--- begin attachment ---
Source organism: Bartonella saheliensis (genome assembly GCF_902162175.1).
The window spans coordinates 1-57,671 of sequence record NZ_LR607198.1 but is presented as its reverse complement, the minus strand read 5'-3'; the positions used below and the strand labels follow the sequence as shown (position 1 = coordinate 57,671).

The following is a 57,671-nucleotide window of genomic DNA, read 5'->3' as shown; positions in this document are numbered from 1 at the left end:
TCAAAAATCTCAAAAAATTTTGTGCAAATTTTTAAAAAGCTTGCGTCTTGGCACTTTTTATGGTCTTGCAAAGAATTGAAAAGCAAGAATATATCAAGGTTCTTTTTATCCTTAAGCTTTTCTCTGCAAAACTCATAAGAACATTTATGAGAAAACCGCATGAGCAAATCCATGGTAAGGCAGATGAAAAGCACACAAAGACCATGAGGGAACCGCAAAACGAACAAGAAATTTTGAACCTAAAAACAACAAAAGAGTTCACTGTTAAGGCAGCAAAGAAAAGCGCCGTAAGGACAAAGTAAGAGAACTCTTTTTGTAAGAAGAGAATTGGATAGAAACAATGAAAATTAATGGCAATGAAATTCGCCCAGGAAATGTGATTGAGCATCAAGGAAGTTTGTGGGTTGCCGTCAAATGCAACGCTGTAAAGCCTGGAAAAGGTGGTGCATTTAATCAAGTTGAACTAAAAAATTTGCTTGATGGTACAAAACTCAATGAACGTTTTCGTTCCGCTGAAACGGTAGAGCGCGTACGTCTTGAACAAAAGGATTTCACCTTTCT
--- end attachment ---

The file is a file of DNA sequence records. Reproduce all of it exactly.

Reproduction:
Source organism: Bartonella saheliensis (genome assembly GCF_902162175.1).
The window spans coordinates 1-57,671 of sequence record NZ_LR607198.1 but is presented as its reverse complement, the minus strand read 5'-3'; the positions used below and the strand labels follow the sequence as shown (position 1 = coordinate 57,671).

The following is a 57,671-nucleotide window of genomic DNA, read 5'->3' as shown; positions in this document are numbered from 1 at the left end:
TCAAAAATCTCAAAAAATTTTGTGCAAATTTTTAAAAAGCTTGCGTCTTGGCACTTTTTATGGTCTTGCAAAGAATTGAAAAGCAAGAATATATCAAGGTTCTTTTTATCCTTAAGCTTTTCTCTGCAAAACTCATAAGAACATTTATGAGAAAACCGCATGAGCAAATCCATGGTAAGGCAGATGAAAAGCACACAAAGACCATGAGGGAACCGCAAAACGAACAAGAAATTTTGAACCTAAAAACAACAAAAGAGTTCACTGTTAAGGCAGCAAAGAAAAGCGCCGTAAGGACAAAGTAAGAGAACTCTTTTTGTAAGAAGAGAATTGGATAGAAACAATGAAAATTAATGGCAATGAAATTCGCCCAGGAAATGTGATTGAGCATCAAGGAAGTTTGTGGGTTGCCGTCAAATGCAACGCTGTAAAGCCTGGAAAAGGTGGTGCATTTAATCAAGTTGAACTAAAAAATTTGCTTGATGGTACAAAACTCAATGAACGTTTTCGTTCCGCTGAAACGGTAGAGCGCGTACGTCTTGAACAAAAGGATTTCACCTTTCT